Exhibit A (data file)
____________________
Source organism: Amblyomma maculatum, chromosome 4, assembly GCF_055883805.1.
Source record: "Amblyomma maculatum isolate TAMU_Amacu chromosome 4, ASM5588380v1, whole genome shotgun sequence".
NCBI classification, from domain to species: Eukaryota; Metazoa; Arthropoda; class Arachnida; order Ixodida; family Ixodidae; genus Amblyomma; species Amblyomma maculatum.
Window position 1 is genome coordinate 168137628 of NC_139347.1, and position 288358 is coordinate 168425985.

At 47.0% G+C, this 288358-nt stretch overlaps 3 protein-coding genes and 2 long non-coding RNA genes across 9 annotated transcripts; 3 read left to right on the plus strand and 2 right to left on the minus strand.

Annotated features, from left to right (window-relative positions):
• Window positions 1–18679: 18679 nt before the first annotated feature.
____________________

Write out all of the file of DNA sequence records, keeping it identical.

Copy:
Source organism: Amblyomma maculatum, chromosome 4, assembly GCF_055883805.1.
Source record: "Amblyomma maculatum isolate TAMU_Amacu chromosome 4, ASM5588380v1, whole genome shotgun sequence".
NCBI classification, from domain to species: Eukaryota; Metazoa; Arthropoda; class Arachnida; order Ixodida; family Ixodidae; genus Amblyomma; species Amblyomma maculatum.
Window position 1 is genome coordinate 168137628 of NC_139347.1, and position 288358 is coordinate 168425985.

At 47.0% G+C, this 288358-nt stretch overlaps 3 protein-coding genes and 2 long non-coding RNA genes across 9 annotated transcripts; 3 read left to right on the plus strand and 2 right to left on the minus strand.

Annotated features, from left to right (window-relative positions):
• Window positions 1–18679: 18679 nt before the first annotated feature.